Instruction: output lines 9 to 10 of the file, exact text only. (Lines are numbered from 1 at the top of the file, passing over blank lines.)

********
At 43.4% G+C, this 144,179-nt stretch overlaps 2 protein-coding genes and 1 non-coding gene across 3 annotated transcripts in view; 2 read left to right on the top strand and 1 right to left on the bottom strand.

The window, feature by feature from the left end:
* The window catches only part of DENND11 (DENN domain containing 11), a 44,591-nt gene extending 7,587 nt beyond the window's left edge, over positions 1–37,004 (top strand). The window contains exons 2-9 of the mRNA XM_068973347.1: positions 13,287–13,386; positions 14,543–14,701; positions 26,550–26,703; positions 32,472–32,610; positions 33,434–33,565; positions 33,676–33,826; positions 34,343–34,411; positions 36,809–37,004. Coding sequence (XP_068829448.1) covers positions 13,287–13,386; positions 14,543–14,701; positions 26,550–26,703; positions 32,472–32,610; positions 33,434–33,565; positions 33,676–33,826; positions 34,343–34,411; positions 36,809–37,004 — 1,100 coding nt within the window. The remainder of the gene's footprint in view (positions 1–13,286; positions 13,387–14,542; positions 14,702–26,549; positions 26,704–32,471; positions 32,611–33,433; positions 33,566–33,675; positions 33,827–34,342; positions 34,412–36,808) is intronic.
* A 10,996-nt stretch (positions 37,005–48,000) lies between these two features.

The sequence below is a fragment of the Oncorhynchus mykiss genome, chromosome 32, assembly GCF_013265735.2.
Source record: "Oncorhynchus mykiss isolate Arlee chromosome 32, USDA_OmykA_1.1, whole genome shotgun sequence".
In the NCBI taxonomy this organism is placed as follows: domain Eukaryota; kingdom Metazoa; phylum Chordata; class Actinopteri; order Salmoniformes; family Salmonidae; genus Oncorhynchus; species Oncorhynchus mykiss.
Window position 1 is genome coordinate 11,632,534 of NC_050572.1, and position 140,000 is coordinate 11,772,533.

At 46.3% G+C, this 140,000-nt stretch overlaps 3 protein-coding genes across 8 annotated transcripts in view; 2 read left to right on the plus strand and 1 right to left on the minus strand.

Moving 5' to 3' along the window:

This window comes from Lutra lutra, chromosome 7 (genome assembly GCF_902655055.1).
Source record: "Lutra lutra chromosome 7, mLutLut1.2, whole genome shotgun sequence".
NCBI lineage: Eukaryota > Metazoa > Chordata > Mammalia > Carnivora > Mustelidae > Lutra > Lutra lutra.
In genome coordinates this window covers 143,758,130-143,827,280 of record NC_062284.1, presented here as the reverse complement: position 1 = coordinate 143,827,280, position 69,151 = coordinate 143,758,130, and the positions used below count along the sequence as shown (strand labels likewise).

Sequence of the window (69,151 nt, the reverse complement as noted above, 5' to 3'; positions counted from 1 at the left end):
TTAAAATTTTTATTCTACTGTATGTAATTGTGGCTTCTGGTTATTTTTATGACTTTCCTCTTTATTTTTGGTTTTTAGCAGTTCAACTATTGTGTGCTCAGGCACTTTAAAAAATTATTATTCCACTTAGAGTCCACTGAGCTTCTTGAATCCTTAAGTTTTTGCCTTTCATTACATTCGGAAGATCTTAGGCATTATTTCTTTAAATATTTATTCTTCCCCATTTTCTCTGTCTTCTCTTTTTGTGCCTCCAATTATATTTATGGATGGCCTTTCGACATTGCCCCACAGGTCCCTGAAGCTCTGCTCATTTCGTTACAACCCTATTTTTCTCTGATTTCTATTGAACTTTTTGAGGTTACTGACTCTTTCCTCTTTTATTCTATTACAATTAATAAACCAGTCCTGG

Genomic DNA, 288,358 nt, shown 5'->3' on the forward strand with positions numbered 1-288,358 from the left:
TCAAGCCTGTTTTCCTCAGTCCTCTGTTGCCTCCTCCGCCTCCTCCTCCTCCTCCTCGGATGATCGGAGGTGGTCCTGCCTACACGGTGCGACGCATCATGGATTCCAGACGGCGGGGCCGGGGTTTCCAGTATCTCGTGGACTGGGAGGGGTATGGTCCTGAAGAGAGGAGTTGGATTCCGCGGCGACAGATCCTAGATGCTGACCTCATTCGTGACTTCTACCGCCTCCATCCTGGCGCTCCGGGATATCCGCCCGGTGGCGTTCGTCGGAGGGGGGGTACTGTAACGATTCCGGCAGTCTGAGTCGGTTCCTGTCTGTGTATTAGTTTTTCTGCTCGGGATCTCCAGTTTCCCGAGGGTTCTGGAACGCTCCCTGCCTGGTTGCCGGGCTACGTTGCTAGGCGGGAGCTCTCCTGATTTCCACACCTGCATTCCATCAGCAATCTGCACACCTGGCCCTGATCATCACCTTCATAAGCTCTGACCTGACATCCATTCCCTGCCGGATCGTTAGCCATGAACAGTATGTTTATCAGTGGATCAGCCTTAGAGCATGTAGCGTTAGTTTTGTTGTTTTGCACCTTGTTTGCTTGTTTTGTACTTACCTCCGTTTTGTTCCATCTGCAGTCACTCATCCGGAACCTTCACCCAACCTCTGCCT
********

At 46.3% G+C, this 140,000-nt stretch overlaps 3 protein-coding genes across 8 annotated transcripts in view; 2 read left to right on the plus strand and 1 right to left on the minus strand.

Moving 5' to 3' along the window: